Spent coffee grounds (SCGs) are a major source of food waste around the coffee-drinking world, but in recent years, materials scientists have been looking into barristas’ bins for inspiration. It turns out that used coffee grounds are an excellent source of durable, biobased polymers suitable for a whole range of applications.
Now, scientists at the Université Côte d’Azur have teamed up with Belgian company Orineo, to develop wholly bio-based epoxy resins with spent coffee grounds as the key ingredient.
Publishing in Macromolecular Materials and Engineering, SCGs were used as a filling material in a purely natural thermosetting polymer, or “thermoset” — a type of liquid polymer which undergoes irreversible hardening into a resin in a process known as curing.
The thermoset was made from linseed oil, citric acid, and ethyl lactate — a naturally occuring compound found in some foodstuffs — and a big advantage in this process is the curing can take place at room temperature.
“Curing at room temperature is very important because in many applications — for example flooring — it is not possible to use higher temperatures,” explained Nicolas Sbirrazzuoli, professor of physical chemistry at the Université Côte d’Azur. “In addition […] our formulation only uses bio-based and non toxic monomers. Generally, hardeners present some toxicity which is not the case here, and the pigments used for color can also present some toxicity which is also not the case here thanks to the use of coffee grounds.”
Nathanaël Guigo, lead author of the paper, took up this point. “Here the coffee grounds play the role of a ‘reactive filler’ but also give a very nice and smart black color to the final product. Without addition of spent coffee grounds the resins would have been simply yellowish… so not really aesthetic.”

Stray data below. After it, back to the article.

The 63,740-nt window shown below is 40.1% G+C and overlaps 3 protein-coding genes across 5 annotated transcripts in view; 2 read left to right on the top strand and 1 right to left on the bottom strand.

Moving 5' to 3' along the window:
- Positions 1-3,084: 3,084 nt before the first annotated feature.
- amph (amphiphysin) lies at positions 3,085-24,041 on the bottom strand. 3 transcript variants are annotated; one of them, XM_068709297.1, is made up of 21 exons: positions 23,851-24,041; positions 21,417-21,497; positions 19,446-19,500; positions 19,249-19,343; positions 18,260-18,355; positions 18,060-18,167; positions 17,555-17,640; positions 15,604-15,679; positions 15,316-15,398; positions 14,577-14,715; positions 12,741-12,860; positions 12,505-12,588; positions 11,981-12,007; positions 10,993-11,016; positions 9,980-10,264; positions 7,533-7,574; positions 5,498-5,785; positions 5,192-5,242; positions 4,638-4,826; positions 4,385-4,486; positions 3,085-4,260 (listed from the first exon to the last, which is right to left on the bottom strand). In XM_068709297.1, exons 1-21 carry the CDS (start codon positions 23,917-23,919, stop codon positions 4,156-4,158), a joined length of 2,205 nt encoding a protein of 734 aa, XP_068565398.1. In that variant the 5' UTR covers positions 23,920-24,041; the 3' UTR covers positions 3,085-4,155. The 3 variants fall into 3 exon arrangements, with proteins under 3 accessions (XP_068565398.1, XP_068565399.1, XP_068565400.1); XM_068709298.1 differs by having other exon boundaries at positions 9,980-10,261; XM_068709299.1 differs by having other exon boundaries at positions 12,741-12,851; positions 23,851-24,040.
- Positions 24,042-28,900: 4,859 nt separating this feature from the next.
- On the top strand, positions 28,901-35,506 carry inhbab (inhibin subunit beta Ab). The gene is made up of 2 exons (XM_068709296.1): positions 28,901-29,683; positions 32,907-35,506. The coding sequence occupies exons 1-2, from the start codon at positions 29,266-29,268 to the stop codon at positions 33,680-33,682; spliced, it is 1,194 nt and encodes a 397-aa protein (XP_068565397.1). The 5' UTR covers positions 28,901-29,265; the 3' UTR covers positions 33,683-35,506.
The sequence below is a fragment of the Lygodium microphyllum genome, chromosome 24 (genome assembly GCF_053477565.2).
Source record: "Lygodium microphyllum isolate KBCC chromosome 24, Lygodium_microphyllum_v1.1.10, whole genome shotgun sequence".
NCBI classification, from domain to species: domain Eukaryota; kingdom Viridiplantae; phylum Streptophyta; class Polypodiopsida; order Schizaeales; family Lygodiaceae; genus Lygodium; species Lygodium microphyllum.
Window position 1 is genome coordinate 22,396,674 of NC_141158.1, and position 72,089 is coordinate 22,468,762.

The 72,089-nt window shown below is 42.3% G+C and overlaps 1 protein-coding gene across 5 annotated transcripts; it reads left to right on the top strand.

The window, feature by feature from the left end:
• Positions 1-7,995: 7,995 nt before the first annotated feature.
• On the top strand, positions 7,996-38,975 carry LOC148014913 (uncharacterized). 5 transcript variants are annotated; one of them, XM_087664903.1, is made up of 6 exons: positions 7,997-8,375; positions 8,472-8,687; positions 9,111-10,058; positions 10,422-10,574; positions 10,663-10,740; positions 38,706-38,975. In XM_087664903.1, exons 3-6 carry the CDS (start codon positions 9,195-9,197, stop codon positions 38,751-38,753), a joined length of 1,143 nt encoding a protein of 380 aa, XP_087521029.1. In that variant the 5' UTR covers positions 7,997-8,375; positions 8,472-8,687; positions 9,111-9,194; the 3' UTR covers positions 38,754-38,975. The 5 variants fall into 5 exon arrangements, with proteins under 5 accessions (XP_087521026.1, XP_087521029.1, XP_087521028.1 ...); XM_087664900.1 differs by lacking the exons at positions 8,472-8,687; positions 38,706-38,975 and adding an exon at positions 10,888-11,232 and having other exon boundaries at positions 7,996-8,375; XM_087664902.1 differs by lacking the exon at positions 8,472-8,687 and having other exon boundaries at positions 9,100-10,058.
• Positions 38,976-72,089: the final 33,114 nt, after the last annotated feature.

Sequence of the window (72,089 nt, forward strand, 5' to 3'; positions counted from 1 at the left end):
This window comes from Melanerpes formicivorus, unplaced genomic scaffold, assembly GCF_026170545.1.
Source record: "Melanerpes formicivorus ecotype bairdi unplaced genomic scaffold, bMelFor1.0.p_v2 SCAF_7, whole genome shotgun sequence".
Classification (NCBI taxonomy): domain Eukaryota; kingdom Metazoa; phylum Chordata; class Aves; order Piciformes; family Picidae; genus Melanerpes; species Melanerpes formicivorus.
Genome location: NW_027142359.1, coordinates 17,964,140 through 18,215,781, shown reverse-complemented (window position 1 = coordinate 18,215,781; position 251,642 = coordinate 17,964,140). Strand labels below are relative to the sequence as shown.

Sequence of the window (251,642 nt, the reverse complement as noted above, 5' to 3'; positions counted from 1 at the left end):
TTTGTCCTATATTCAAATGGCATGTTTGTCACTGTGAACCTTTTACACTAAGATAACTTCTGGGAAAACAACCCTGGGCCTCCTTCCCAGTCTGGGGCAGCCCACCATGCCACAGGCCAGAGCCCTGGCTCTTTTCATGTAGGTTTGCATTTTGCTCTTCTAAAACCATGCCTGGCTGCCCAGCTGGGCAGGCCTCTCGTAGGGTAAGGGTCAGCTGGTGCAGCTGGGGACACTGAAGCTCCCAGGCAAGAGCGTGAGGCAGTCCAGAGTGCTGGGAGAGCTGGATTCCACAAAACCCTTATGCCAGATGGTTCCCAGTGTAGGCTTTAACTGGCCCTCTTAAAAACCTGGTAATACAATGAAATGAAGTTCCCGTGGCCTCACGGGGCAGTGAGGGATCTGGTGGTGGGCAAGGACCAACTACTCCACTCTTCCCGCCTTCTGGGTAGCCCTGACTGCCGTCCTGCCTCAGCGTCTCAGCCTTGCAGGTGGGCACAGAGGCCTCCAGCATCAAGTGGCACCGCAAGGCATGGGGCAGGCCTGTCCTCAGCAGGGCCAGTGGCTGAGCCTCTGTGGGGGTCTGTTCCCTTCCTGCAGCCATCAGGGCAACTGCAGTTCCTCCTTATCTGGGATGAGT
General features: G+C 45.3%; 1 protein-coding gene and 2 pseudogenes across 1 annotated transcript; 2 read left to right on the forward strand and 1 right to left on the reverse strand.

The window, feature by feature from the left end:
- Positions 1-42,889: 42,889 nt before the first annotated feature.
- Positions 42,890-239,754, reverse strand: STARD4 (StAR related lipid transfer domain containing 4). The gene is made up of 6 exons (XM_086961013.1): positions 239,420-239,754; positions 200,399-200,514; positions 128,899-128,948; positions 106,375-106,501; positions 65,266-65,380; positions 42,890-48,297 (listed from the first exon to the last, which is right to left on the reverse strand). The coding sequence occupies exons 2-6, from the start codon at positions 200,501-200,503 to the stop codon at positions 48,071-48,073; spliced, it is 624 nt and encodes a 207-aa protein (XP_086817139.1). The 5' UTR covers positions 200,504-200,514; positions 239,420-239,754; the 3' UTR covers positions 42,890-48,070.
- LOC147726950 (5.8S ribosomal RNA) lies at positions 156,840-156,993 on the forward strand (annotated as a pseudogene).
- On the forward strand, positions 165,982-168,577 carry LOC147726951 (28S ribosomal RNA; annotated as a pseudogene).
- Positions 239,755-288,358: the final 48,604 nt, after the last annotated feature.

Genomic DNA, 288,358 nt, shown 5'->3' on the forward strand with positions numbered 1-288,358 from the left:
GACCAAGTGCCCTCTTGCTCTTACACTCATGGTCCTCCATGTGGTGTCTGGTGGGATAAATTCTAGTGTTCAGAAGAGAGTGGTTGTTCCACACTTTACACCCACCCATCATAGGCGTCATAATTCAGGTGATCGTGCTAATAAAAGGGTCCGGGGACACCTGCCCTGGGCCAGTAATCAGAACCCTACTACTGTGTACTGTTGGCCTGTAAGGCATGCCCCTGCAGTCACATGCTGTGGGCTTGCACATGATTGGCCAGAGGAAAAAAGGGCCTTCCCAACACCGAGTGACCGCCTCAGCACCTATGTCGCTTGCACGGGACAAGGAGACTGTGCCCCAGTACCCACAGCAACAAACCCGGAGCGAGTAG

The “reactive filler” that Guigo referred to alludes to a surprising but crucial property of SCGs when used as a filler: they also act as a catalyst in the curing process. How? Caffeine!
As well as giving us an extra energetic boost, caffeine also catalyzes the curing process of the thermoset, which is one of the reasons this can happen at room temperature.
“In addition,” explained Sbirrazzuoli, “to perform curing at room temperature, other available systems use some few percents of catalyst to boost the reactivity. These catalysts are always toxic, but [no such] catalysts are used in our system, which is also a main advantage.”
The end result in all this is a hard, non-toxic, and durable polymer resin suitable for a range of applications from flooring materials, worktop surfaces, and yes, even coffee cups!
“The coffee grounds are not recycled,” explained Guigo, “they are re-incarnated, i.e., they have a completely new life.”
The team envisages that if SCGs become an established and useful good — and not just a type of food waste — new opportunities in supply chains and logistics would need to take place. “This is possible at large scale level,” said Guigo, “collecting of spent coffee [would be needed from] sufficiently large environments such as big companies, hospitals, universities, restaurant chains, where the coffee can be treated/dried rapidly (to avoid moisture development) and then re-processed in such composites.”
Decaffeinated coffee shouldn’t be a problem in such scenarios, where one might think that decaffeinated SCGs lack the catalyst needed for the curing process. “In bigger collected samples it will be tricky to discriminate caffeinated spent coffee grounds from decaffeinated ones.” explained Guigo. “So it will be possible to count on a certain quantity of caffeine anyway and people drinking decaffeinated coffee can continue to sleep well (normally as they drink decaffeinated coffee!). The impact of absence of caffeine will be limited and largely compensated by the majority of spent coffee grounds coming from caffeinated coffee.”
Reference: J. Tellers et al., ‘Spent Coffee Grounds as Property Enhancing Filler in a Wholly Bio‐Based Epoxy Resin‘, Macromolecular Materials and Engineering (2021) DOI: 10.1002/mame.202100323